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Updated 13 February 2013

Abscesses

An abscess is an accumulation of pus and can occur anywhere in the body. Abscesses are commonly found in the following places: face, neck, groin, arm pits, legs, scalp and mouth.

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Alternative names

  • A “furuncle” is a small, single abscess near the skin’s surface.
  • A “carbuncle” is a large abscess.
  • “Empyema” describes the accumulation of pus within a space or cavity.

Definition

An abscess is an accumulation of pus, usually caused by a bacterial infection.

Causes

A bacterial infection may lead to an abscess in several ways. For example, using a contaminated needle can introduce bacteria under the skin. Or bacteria may spread from an infection elsewhere in the body. Even bacteria that normally live on the body, but cause no harm, can sometimes cause an abscess. Secondary infection may occur around a surgical stitch inserted to close an operation wound.

When bacteria invade healthy tissue, the infection spreads through the area. Some cells die and disintegrate, leaving spaces where fluid and infected cells gather. White blood cells, which protect the body from infection, move into these spaces. After surrounding the bacteria, the white blood cells die, forming pus. As pus collects, it pushes healthy tissue aside. Walls of tissue eventually grow around the abscess to prevent the infection spreading. If an abscess ruptures (bursts) internally, the infection may spread inside the body or under the skin surface.

Abscesses can develop anywhere in the body, including the, mouth, bone, rectum and muscle tissue, and in organs such as the liver, lungs or even the brain. They are fairly common in or just below the skin, especially on the face.

The most common cause of pyogenic abscess formation is related to poor body hygiene, infrequent washing of hands, crowding, poverty, hot weather and friction of body parts (i.e. in the groin).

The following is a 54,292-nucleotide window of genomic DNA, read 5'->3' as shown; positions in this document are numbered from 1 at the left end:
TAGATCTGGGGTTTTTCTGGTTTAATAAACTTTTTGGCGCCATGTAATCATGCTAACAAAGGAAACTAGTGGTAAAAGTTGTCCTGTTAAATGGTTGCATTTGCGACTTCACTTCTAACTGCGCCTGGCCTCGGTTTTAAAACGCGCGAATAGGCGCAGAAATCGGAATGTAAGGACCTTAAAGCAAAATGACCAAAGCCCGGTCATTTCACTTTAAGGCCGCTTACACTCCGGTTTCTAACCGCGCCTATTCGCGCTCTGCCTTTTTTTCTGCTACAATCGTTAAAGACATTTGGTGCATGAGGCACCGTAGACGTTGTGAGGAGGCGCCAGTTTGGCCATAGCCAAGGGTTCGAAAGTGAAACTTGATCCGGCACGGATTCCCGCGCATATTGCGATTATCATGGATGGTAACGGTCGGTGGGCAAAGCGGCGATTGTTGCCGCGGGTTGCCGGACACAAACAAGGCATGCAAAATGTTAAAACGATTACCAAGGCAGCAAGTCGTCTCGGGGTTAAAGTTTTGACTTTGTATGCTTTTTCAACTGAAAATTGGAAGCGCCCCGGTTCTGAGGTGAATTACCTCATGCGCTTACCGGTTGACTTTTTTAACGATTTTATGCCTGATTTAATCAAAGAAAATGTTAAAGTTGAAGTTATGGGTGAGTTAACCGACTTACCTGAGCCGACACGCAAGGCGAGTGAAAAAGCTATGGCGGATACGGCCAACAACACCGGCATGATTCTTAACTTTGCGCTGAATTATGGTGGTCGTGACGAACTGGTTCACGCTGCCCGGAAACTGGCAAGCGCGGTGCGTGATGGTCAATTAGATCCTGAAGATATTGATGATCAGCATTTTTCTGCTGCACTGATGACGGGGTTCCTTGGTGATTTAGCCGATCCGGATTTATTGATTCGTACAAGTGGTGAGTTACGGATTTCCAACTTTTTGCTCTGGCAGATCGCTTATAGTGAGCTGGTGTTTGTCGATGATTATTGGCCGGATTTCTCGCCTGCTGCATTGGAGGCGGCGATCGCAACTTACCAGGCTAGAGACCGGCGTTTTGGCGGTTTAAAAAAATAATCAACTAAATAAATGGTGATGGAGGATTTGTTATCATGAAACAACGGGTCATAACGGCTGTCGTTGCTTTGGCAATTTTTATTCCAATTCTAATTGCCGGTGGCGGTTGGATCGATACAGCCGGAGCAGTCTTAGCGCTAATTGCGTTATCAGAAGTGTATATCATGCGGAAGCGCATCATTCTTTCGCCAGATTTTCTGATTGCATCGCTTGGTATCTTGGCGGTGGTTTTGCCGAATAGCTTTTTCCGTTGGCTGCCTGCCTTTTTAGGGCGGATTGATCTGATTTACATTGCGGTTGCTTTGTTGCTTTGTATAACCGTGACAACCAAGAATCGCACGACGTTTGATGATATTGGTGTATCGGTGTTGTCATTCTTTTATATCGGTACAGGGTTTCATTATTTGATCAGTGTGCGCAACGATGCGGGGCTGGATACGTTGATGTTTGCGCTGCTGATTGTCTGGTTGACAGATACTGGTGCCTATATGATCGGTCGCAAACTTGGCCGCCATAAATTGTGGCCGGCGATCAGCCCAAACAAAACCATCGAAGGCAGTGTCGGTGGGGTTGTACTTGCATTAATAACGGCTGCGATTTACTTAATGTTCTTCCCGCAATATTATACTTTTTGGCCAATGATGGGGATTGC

Who gets it and who is at risk?

Anyone can get abscesses. Diabetics, elderly people and those whose immune systems are not functioning well are particularly vulnerable.

Symptoms and signs

Symptoms of an abscess can include pain, warmth, tenderness, swelling, redness and fever. An abscess that forms just under the skin usually creates a visible bump. When an abscess is about to rupture, and the overlying skin thins, it develops a white centre. However, the symptoms of an abscess depend on its location, and whether it affects the function of an organ or a nerve.

Diagnosis

Although doctors are able to spot an abscess on or just beneath the skin, a deep abscess is harder to detect. In this case, a blood test might be necessary, often revealing an abnormally large number of white blood cells. X-rays, ultrasound scanning, or magnetic resonance imaging (MRI) can be used to establish the size and position of an abscess. To distinguish an abscess from a tumour, doctors sometimes need to obtain a sample of the pus or surgically remove the abscess.

Prevention

The incidence of abscess formation can be drastically reduced by increasing personal hygiene and washing of the hands. Regular showering or bathing is needed to remove sweat and local bacteria.

Tooth abscesses can be prevented with regular dental care. This includes daily brushing with fluoride toothpaste, flossing, and regular dental check-ups. Plaque build-up and dental caries is thereby prevented.

The use of sterile, disposable, hypodermic needles is also important.

Treatment

Often, an abscess will heal by spontaneous rupturing (bursting). Sometimes, if the body can destroy the infection and absorb the contents, the abscess will slowly disappear without rupturing.

To hasten this process, a doctor can pierce and drain the abscess. This often needs to be performed under general anaesthesia. Because large abscesses can leave a large empty space when they are drained, your doctor might temporarily pack this space with gauze. Sometimes, it is necessary to insert artificial drains (thin plastic tubes) for a few days.

Your doctor might prescribe antibiotics to prevent a recurrence, or to eradicate an infection that the abscess has caused to spread to other parts of the body. In most cases, orally administered antibiotics are effective in resolving the local induration and inflammation, as well as preventing satellite abscess formation. Healing is speeded up by surgical drainage or lancing the abscess. Intravenous antibiotics are needed if the person is very sick and toxic. Topical antibiotics are not advised, as this practice can lead to skin sensitivity and allergic reactions.

A tooth abscess is usually treated by means of a root canal procedure and oral antibiotics.

Outcome

The outcome depends on the location of the abscess. Usually, an abscess near the surface of the skin should heal quickly once it has ruptured. It might leave behind a small, hard lump under the skin.

When to call the doctor

Any unexplained lump, especially when accompanied by fever and pain, should be discussed with a doctor. Also see your doctor if you have an abscess that does not heal on its own or continues to throb. Call the dentist if you have continual, throbbing pain in your gums.

Reviewed by Prof Don du Toit (M.B.Ch.B) (D.Phil.) (Ph.D) (FCS) (FRCS)

 
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